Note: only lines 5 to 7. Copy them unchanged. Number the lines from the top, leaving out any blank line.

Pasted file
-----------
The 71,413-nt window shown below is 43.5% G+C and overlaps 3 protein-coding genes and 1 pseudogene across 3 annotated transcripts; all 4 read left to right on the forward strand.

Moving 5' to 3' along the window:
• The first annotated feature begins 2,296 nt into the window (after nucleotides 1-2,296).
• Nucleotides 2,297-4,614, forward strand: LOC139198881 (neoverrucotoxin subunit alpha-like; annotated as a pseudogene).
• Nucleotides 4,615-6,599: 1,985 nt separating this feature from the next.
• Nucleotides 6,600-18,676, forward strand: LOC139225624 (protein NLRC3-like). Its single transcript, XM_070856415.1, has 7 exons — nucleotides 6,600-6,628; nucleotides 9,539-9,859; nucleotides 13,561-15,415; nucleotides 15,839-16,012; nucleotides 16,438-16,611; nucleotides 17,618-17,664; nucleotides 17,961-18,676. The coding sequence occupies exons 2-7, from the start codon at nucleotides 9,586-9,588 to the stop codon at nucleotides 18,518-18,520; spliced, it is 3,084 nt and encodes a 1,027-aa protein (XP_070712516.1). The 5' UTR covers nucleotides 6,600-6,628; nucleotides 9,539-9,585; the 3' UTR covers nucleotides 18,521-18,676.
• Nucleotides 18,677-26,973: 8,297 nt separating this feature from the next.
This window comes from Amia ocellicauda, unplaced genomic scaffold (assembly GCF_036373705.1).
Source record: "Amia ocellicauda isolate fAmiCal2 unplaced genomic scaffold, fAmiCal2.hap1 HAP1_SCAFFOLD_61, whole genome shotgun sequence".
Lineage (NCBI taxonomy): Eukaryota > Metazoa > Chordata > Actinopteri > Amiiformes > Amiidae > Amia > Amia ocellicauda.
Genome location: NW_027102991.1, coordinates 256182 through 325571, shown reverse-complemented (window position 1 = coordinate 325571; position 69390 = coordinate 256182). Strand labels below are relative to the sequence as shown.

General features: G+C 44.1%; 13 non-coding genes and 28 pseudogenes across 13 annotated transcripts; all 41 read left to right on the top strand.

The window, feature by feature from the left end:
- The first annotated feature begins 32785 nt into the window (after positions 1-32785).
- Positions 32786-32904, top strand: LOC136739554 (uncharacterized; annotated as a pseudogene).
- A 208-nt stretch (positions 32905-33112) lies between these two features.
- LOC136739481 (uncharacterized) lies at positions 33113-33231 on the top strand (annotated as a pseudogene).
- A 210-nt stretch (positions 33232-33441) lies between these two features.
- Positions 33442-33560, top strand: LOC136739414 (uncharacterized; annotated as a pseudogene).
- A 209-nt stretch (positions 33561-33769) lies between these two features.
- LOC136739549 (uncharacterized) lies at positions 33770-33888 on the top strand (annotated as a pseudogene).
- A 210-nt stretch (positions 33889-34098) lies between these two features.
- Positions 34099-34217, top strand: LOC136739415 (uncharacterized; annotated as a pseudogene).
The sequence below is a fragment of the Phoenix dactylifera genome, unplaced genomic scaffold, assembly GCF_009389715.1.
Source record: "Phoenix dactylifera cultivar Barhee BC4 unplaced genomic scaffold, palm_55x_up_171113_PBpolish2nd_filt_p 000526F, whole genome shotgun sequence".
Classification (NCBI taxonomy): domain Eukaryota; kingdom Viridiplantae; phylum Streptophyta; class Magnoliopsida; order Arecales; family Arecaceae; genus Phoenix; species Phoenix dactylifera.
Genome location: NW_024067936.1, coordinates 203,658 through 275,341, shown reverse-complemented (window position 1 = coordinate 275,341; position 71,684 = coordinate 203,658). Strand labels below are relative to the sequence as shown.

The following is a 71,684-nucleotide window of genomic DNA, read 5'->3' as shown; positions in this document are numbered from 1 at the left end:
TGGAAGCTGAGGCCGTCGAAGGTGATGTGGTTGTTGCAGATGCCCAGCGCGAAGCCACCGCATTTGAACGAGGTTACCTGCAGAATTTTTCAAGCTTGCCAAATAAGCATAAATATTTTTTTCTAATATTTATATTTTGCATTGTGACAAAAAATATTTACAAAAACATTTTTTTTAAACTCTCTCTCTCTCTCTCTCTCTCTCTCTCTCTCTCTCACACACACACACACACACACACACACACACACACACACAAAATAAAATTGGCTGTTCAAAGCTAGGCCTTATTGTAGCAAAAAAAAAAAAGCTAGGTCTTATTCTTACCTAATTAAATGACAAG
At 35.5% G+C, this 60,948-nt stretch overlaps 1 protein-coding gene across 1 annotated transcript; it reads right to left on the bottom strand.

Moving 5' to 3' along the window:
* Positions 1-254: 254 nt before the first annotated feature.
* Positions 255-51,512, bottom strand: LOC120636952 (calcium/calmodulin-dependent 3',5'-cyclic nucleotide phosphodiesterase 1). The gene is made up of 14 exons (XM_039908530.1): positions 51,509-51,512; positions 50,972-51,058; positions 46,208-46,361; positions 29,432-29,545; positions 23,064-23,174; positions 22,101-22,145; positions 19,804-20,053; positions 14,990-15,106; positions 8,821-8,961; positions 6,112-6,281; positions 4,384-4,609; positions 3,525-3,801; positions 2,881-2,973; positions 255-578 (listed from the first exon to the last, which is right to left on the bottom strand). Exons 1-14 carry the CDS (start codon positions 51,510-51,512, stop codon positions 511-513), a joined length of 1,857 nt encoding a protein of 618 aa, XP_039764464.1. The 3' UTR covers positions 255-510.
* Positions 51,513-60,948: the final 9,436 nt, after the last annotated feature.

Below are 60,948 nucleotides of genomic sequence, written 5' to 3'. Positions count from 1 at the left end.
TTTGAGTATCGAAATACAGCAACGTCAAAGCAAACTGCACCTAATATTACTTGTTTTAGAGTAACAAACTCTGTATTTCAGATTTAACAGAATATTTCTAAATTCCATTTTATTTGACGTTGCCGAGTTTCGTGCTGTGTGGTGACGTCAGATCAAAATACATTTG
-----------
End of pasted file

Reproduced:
• Nucleotides 4,615-6,599: 1,985 nt separating this feature from the next.
• Nucleotides 6,600-18,676, forward strand: LOC139225624 (protein NLRC3-like). Its single transcript, XM_070856415.1, has 7 exons — nucleotides 6,600-6,628; nucleotides 9,539-9,859; nucleotides 13,561-15,415; nucleotides 15,839-16,012; nucleotides 16,438-16,611; nucleotides 17,618-17,664; nucleotides 17,961-18,676. The coding sequence occupies exons 2-7, from the start codon at nucleotides 9,586-9,588 to the stop codon at nucleotides 18,518-18,520; spliced, it is 3,084 nt and encodes a 1,027-aa protein (XP_070712516.1). The 5' UTR covers nucleotides 6,600-6,628; nucleotides 9,539-9,585; the 3' UTR covers nucleotides 18,521-18,676.
• Nucleotides 18,677-26,973: 8,297 nt separating this feature from the next.